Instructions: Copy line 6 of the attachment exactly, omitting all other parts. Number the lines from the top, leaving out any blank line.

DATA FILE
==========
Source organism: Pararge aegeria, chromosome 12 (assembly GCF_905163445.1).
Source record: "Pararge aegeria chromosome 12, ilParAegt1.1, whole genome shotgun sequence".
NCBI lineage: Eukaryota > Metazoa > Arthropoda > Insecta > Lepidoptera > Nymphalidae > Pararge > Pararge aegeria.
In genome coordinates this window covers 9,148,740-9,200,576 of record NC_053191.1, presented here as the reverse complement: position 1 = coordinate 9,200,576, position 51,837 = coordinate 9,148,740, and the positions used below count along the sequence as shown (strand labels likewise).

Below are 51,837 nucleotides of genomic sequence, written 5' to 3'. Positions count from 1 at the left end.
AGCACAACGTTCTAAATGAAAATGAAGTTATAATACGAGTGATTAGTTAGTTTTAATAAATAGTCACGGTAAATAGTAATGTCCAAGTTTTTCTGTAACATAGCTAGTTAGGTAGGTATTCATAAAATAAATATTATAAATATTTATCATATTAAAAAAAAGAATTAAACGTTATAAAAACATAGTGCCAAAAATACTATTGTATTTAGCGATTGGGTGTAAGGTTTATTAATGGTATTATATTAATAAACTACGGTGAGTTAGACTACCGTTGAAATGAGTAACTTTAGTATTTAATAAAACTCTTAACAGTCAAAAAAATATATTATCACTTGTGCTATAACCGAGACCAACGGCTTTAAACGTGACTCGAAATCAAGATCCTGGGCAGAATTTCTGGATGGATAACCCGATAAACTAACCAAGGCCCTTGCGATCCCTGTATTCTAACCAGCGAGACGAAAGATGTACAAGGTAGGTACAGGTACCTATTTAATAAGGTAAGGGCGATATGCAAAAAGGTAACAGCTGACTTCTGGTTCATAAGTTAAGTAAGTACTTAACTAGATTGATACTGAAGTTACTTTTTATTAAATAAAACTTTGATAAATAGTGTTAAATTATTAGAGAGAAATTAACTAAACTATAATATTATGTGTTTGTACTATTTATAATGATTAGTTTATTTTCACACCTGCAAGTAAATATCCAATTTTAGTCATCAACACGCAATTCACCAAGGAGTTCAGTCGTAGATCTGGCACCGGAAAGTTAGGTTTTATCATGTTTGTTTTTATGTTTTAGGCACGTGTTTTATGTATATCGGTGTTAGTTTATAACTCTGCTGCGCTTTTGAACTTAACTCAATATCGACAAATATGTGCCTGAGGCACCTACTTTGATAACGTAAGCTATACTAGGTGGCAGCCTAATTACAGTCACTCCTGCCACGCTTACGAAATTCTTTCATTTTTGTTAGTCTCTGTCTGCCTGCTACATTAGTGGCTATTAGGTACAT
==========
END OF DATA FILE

AGCACAACGTTCTAAATGAAAATGAAGTTATAATACGAGTGATTAGTTAGTTTTAATAAATAGTCACGGTAAATAGTAATGTCCAAGTTTTTCTGTAACATAGCTAGTTAGGTAGGTATTCATAAAATAAATATTATAAATATTTATCATATTAAAAAAAAGAATTAAACGTTATAAAAACATAGTGCCAAAAATACTATTGTATTTAGCGATTGGGTGTAAGGTTTATTAATGGTATTATATTAATAAACTACGGTGAGTTAGACTACCGTTGAAATGAGTAACTTTAGTATTTAATAAAACTCTTAACAGTCAAAAAAATATATTATCACTTGTGCTATAACCGAGACCAACGGCTTTAAACGTGACTCGAAATCAAGATCCTGGGCAGAATTTCTGGATGGATAACCCGATAAACTAACCAAGGCCCTTGCGATCCCTGTATTCTAACCAGCGAGACGAAAGATGTACAAGGTAGGTACAGGTACCTATTTAATAAGGTAAGGGCGATATGCAAAAAGGTAACAGCTGACTTCTGGTTCATAAGTTAAGTAAGTACTTAACTAGATTGATACTGAAGTTACTTTTTATTAAATAAAACTTTGATAAATAGTGTTAAATTATTAGAGAGAAATTAACTAAACTATAATATTATGTGTTTGTACTATTTATAATGATTAGTTTATTTTCACACCTGCAAGTAAATATCCAATTTTAGTCATCAACACGCAATTCACCAAGGAGTTCAGTCGTAGATCTGGCACCGGAAAGTTAGGTTTTATCATGTTTGTTTTTATGTTTTAGGCACGTGTTTTATGTATATCGGTGTTAGTTTATAACTCTGCTGCGCTTTTGAACTTAACTCAATATCGACAAATATGTGCCTGAGGCACCTACTTTGATAACGTAAGCTATACTAGGTGGCAGCCTAATTACAGTCACTCCTGCCACGCTTACGAAATTCTTTCATTTTTGTTAGTCTCTGTCTGCCTGCTACATTAGTGGCTATTAGGTACAT